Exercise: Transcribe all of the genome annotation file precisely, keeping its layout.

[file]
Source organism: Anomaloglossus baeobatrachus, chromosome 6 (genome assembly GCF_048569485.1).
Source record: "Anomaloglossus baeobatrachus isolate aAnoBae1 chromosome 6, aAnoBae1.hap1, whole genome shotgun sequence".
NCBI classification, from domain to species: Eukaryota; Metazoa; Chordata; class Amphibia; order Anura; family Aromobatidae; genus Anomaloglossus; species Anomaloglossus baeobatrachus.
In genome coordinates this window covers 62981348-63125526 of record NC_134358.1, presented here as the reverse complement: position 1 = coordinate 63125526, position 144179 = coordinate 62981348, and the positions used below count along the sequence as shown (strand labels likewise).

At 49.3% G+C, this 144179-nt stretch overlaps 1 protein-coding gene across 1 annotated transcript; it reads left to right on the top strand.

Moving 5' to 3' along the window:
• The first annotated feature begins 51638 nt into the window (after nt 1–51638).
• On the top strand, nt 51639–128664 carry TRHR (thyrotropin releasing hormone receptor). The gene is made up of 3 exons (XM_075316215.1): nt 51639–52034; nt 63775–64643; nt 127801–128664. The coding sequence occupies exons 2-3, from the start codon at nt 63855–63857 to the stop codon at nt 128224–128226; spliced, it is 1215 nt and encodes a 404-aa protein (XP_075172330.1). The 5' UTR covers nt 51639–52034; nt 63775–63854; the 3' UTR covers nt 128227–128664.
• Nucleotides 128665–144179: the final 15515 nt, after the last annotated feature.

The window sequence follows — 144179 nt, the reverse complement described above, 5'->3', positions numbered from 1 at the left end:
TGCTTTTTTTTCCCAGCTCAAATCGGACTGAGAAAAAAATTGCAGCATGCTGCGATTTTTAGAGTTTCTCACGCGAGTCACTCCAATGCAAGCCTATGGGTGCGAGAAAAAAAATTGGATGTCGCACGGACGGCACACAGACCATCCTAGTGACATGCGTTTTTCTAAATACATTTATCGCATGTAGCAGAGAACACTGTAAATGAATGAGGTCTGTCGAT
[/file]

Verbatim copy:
Source organism: Anomaloglossus baeobatrachus, chromosome 6 (genome assembly GCF_048569485.1).
Source record: "Anomaloglossus baeobatrachus isolate aAnoBae1 chromosome 6, aAnoBae1.hap1, whole genome shotgun sequence".
NCBI classification, from domain to species: Eukaryota; Metazoa; Chordata; class Amphibia; order Anura; family Aromobatidae; genus Anomaloglossus; species Anomaloglossus baeobatrachus.
In genome coordinates this window covers 62981348-63125526 of record NC_134358.1, presented here as the reverse complement: position 1 = coordinate 63125526, position 144179 = coordinate 62981348, and the positions used below count along the sequence as shown (strand labels likewise).

At 49.3% G+C, this 144179-nt stretch overlaps 1 protein-coding gene across 1 annotated transcript; it reads left to right on the top strand.

Moving 5' to 3' along the window:
• The first annotated feature begins 51638 nt into the window (after nt 1–51638).
• On the top strand, nt 51639–128664 carry TRHR (thyrotropin releasing hormone receptor). The gene is made up of 3 exons (XM_075316215.1): nt 51639–52034; nt 63775–64643; nt 127801–128664. The coding sequence occupies exons 2-3, from the start codon at nt 63855–63857 to the stop codon at nt 128224–128226; spliced, it is 1215 nt and encodes a 404-aa protein (XP_075172330.1). The 5' UTR covers nt 51639–52034; nt 63775–63854; the 3' UTR covers nt 128227–128664.
• Nucleotides 128665–144179: the final 15515 nt, after the last annotated feature.

The window sequence follows — 144179 nt, the reverse complement described above, 5'->3', positions numbered from 1 at the left end:
TGCTTTTTTTTCCCAGCTCAAATCGGACTGAGAAAAAAATTGCAGCATGCTGCGATTTTTAGAGTTTCTCACGCGAGTCACTCCAATGCAAGCCTATGGGTGCGAGAAAAAAAATTGGATGTCGCACGGACGGCACACAGACCATCCTAGTGACATGCGTTTTTCTAAATACATTTATCGCATGTAGCAGAGAACACTGTAAATGAATGAGGTCTGTCGAT